unxip is a command line-tool designed for rapidly unarchiving Xcode XIP files and writing them to disk with good compression. It’s purpose-built to outperform Bom (which powers
xip(1) and Archive Utility) in both performance and on-disk usage.
Not much installation is needed to use unxip: simply download unxip.swift and compile it using
swiftc -parse-as-library -O unxip.swift to produce the
The intended usage of unxip is with a single command line parameter that represents the path to an XIP from Apple containing Xcode. For example:
$ unxip Xcode_13.3_beta.xip # will produce Xcode-beta.app in the current directory
The tool is still somewhat rough and its error handling is not very good at the moment, so when things go wrong it will often crash preemptively when possible or behave strangely when not. For best results, ensure that the directory you are running it from does not contain any existing Xcode(-beta).app bundles and that you are running it on a modern version of macOS on a fast APFS filesystem. For simplicity, unxip does not perform any signature verification, so if authentication is important you should use another mechanism (such as a checksum) for validation.
As a purpose-built tool, unxip outperforms Bom because of several key implementation decisions. Heavy use of Swift Concurrency allows unxip to unlock parallelization opportunities that Bom largely misses, and the use of LZFSE rather than the simpler LZVN gives it higher compression ratios. To understand its design, it’s important to first be familiar with the Xcode XIP format and APFS transparent compression.
XIPs, including the ones that Xcode come in, are XAR archives with nested, individually-compressed content. However, unlike most XARs the one Xcode ships in only has two files: a bzip2-compressed Metadata that is just a few hundred bytes large, and a multi-gigabyte “uncompressed” Content that contains the data we care about. This file itself is an apparently proprietary archive format called pbzx. However, the format is fairly straightforward and several people on the internet have tried to reverse engineer it. This tool contains an independent implementation that nonetheless shares the core details. Specifically, the compressed content is an ASCII-representation CPIO archive, which has been split apart into 16MB chunks that have either been compressed with LZMA or included as-is.
Parsing this CPIO archive gives the necessary information need to reconstruct an Xcode bundle, but unxip (and Bom) go through an additional step to apply transparent APFS compression to files that could benefit from it, significantly reducing size on-disk. unxip chooses to use the LZFSE algorithm due to its performance and compression characteristics.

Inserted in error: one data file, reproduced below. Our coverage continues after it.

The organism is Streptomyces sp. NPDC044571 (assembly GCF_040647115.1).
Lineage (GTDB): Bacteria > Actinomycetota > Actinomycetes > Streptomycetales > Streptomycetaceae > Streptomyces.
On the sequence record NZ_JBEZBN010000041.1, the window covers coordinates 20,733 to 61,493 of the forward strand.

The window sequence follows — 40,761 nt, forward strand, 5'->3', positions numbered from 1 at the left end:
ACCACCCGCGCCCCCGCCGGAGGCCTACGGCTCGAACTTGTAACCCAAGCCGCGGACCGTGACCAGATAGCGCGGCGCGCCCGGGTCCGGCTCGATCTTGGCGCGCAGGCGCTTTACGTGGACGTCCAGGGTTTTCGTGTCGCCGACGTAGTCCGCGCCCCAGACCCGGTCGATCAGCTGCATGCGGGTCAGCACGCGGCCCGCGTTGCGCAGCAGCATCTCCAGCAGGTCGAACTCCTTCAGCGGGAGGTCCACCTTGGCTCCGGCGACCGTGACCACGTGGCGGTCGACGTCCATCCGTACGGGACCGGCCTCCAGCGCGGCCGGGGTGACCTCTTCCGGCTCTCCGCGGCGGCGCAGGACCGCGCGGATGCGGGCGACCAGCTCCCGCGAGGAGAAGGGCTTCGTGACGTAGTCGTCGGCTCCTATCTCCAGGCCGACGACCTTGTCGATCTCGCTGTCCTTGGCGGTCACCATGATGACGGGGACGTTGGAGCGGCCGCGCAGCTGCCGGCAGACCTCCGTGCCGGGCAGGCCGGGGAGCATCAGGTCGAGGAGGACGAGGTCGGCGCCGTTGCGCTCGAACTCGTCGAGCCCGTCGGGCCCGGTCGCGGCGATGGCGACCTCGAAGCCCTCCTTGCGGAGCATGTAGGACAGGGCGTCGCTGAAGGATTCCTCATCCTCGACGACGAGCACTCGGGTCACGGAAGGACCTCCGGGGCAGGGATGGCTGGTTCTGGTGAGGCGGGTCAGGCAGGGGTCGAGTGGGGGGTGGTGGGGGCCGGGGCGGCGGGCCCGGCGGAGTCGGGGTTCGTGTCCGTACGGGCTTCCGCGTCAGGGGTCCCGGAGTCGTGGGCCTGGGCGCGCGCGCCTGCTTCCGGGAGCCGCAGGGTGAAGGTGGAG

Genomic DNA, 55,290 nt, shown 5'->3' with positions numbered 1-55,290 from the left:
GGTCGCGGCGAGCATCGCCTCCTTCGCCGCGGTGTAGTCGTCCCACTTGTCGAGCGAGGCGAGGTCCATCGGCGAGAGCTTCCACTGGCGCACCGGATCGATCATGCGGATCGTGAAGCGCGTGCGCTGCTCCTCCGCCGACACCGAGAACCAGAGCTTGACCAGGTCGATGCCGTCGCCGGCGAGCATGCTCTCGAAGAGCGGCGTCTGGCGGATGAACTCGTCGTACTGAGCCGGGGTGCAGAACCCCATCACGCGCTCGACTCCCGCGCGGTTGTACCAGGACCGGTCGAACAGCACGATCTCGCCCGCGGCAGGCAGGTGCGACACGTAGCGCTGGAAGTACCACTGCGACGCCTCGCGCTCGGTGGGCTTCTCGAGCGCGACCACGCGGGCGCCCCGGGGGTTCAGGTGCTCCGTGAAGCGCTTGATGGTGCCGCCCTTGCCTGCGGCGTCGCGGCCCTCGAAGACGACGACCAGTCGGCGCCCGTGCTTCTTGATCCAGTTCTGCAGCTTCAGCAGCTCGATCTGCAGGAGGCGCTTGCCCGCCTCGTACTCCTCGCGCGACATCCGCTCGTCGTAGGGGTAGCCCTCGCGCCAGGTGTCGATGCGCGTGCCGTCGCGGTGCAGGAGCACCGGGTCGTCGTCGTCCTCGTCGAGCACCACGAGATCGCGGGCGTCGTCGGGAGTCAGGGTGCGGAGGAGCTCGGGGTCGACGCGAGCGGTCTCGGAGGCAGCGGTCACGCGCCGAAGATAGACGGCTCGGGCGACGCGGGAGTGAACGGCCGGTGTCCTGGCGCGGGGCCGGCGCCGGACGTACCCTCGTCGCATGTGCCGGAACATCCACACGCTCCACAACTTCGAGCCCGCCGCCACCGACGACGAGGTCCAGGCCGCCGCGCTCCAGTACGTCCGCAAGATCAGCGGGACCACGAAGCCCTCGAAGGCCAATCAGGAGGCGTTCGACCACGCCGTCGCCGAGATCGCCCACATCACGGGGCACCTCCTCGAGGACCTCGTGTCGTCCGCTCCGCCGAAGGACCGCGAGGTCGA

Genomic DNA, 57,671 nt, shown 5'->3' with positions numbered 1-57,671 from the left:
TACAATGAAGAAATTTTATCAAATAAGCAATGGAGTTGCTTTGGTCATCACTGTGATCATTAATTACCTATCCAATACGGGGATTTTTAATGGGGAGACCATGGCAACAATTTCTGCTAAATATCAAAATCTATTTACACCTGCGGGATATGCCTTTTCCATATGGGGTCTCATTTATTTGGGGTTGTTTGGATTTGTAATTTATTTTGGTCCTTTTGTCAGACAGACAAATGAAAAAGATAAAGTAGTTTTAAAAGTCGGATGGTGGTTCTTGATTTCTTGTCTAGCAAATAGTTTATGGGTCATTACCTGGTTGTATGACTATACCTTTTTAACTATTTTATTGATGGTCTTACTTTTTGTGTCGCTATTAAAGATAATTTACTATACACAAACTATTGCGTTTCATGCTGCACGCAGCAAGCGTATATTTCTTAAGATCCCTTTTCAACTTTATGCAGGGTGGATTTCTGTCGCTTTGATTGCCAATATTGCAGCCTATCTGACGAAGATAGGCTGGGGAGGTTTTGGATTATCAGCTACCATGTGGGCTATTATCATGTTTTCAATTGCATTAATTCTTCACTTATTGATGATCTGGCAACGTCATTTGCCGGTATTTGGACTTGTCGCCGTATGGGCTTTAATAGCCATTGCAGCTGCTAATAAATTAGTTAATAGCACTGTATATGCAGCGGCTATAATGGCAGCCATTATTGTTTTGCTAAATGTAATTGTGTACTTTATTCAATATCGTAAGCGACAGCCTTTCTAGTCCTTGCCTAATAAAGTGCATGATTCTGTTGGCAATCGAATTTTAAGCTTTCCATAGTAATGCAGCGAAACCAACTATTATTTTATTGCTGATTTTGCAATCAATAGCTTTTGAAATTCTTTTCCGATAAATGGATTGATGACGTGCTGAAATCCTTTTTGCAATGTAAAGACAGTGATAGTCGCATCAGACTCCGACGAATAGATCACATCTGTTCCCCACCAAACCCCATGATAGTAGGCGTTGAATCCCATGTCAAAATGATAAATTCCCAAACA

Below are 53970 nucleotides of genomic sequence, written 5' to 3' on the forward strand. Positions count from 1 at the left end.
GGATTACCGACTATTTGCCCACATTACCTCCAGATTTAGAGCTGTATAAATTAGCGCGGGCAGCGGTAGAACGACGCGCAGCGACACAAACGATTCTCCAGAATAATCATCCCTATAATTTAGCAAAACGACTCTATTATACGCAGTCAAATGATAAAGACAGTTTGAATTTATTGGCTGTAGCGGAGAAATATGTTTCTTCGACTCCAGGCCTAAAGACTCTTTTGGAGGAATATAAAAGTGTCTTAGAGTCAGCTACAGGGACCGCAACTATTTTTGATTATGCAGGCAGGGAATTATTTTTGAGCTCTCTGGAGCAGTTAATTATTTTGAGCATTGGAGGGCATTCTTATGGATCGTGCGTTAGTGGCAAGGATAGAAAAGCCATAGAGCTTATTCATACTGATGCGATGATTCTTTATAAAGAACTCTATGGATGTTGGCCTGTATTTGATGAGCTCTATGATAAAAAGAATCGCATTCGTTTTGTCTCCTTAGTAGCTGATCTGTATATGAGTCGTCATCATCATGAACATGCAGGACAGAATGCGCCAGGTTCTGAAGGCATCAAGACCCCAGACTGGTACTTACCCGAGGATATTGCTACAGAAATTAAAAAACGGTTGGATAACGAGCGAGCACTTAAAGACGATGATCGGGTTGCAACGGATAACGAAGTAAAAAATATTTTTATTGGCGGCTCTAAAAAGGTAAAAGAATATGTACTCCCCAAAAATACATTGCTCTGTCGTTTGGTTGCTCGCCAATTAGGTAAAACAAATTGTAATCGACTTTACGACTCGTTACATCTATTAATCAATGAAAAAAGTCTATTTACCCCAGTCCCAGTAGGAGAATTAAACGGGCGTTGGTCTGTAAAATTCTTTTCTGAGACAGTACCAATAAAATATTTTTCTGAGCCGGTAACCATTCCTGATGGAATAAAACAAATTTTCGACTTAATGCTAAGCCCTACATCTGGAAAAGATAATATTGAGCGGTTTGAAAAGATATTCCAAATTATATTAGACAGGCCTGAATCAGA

On the whole, this procedure is designed to be fairly linear, with the XIP being read sequentially, producing LZMA chunks that are decoded in order to create the CPIO archive, which can then be streamed to reconstruct an Xcode bundle. Unfortunately, a naive implementation of this is process cannot perform well due to the varying performance bottlenecks of each step. In addition the size of Xcode makes it infeasible to operate it entirely in memory. Instead, unxip parallelizes intermediate steps and then streams results in linear order, allowing for much better processor utilization and without having to handle the entire file at once.
On modern processors, LZMA decoding can proceed at ~100 MB/s, which not fast enough to reach the speeds needed for unxip. To decompress the pbzx archive, unxip instead carves out each chunk into its own task (which is fairly straightforward from the metadata included in the file format) and decompresses each in parallel. To limit memory usage, a cap is applied to how many chunks are resident in memory at once. Since the next step (parsing the CPIO)requires logical linearity, completing chunks are temporarily stored until their preceding ones complete, then they are all yielded together. This preserves order while still allowing multiple chunks to be decoded in parallel, allowing for effective decoding speeds approaching 1 GB/s.
The linear chunk stream (now a CPIO) is then parsed linearly to extract files, directories, and their associated metadata. CPIOs are naturally ordered–for example, all additional hardlinks must come after the original file–but Xcode’s has an additional nice property that it’s been sorted so that all directories appear before the files inside of them. This allows for a sequential stream of filesystem operations to correctly produce the bundle, without running into errors with missing intermediate directories or link targets.
While simplifying the implementation, this order makes it difficult for unxip to efficiently schedule filesystem operations and transparent compression, which (because of the performance of LZMA decompression and file parsing) is the bottleneck for writing to disk. To resolve this, a dependency graph is created for each file (directories, files, and symlinks depend on their parent directory’s existence, hardlinks require their target to exist) and then the task is scheduled in parallel with those constraints. New file writes are particularly expensive because compression is applied before the data is written to disk. While this step is already parallelized to some extent because of the graph described earlier, Apple’s decmpfs implementation also allows for additional parallelism because it chunks data internally at 64KB chunk boundaries, which we can run in parallel.
Overall, this architecture allows unxip to utilize CPU cores and dispatch disk writes fairly well. It is likely that there is still some room for improvement in its implementation, especially around the constants chosen for batch sizes and backoff intervals (some of which can probably be done much better by the runtime itself once it is ready). Ideas on how its performance can be further improved are always welcome 🙂